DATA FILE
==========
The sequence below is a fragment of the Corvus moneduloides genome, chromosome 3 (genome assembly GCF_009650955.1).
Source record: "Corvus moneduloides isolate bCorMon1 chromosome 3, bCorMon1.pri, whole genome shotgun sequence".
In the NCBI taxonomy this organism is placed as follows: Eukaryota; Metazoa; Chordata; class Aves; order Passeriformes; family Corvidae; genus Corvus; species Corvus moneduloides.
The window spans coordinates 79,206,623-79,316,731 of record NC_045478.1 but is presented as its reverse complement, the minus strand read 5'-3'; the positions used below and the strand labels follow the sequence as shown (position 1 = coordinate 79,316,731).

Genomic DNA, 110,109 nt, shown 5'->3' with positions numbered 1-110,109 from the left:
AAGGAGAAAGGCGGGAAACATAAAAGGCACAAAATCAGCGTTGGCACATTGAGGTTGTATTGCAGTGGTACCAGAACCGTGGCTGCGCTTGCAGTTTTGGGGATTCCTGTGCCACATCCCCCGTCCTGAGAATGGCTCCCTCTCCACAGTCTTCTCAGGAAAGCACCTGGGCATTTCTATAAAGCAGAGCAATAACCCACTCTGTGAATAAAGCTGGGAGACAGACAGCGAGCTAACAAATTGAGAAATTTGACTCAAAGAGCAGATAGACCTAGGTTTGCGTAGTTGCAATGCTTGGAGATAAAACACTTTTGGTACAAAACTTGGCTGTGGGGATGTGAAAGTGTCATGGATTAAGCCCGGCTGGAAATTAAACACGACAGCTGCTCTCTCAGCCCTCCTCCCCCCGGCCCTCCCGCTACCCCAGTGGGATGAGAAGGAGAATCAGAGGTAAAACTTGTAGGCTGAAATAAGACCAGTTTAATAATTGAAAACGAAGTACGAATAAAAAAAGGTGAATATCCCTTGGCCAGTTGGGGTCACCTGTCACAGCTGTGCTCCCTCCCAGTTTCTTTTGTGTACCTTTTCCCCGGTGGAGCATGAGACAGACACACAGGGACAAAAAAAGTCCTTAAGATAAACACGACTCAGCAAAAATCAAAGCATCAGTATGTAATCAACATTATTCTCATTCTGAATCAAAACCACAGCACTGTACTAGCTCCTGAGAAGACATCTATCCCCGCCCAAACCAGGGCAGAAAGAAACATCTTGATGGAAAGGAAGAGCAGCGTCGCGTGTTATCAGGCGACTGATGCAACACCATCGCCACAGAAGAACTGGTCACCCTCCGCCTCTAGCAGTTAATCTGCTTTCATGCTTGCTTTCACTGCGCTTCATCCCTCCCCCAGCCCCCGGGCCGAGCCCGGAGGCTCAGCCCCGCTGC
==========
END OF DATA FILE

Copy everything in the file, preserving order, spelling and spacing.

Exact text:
The sequence below is a fragment of the Corvus moneduloides genome, chromosome 3 (genome assembly GCF_009650955.1).
Source record: "Corvus moneduloides isolate bCorMon1 chromosome 3, bCorMon1.pri, whole genome shotgun sequence".
In the NCBI taxonomy this organism is placed as follows: Eukaryota; Metazoa; Chordata; class Aves; order Passeriformes; family Corvidae; genus Corvus; species Corvus moneduloides.
The window spans coordinates 79,206,623-79,316,731 of record NC_045478.1 but is presented as its reverse complement, the minus strand read 5'-3'; the positions used below and the strand labels follow the sequence as shown (position 1 = coordinate 79,316,731).

Genomic DNA, 110,109 nt, shown 5'->3' with positions numbered 1-110,109 from the left:
AAGGAGAAAGGCGGGAAACATAAAAGGCACAAAATCAGCGTTGGCACATTGAGGTTGTATTGCAGTGGTACCAGAACCGTGGCTGCGCTTGCAGTTTTGGGGATTCCTGTGCCACATCCCCCGTCCTGAGAATGGCTCCCTCTCCACAGTCTTCTCAGGAAAGCACCTGGGCATTTCTATAAAGCAGAGCAATAACCCACTCTGTGAATAAAGCTGGGAGACAGACAGCGAGCTAACAAATTGAGAAATTTGACTCAAAGAGCAGATAGACCTAGGTTTGCGTAGTTGCAATGCTTGGAGATAAAACACTTTTGGTACAAAACTTGGCTGTGGGGATGTGAAAGTGTCATGGATTAAGCCCGGCTGGAAATTAAACACGACAGCTGCTCTCTCAGCCCTCCTCCCCCCGGCCCTCCCGCTACCCCAGTGGGATGAGAAGGAGAATCAGAGGTAAAACTTGTAGGCTGAAATAAGACCAGTTTAATAATTGAAAACGAAGTACGAATAAAAAAAGGTGAATATCCCTTGGCCAGTTGGGGTCACCTGTCACAGCTGTGCTCCCTCCCAGTTTCTTTTGTGTACCTTTTCCCCGGTGGAGCATGAGACAGACACACAGGGACAAAAAAAGTCCTTAAGATAAACACGACTCAGCAAAAATCAAAGCATCAGTATGTAATCAACATTATTCTCATTCTGAATCAAAACCACAGCACTGTACTAGCTCCTGAGAAGACATCTATCCCCGCCCAAACCAGGGCAGAAAGAAACATCTTGATGGAAAGGAAGAGCAGCGTCGCGTGTTATCAGGCGACTGATGCAACACCATCGCCACAGAAGAACTGGTCACCCTCCGCCTCTAGCAGTTAATCTGCTTTCATGCTTGCTTTCACTGCGCTTCATCCCTCCCCCAGCCCCCGGGCCGAGCCCGGAGGCTCAGCCCCGCTGC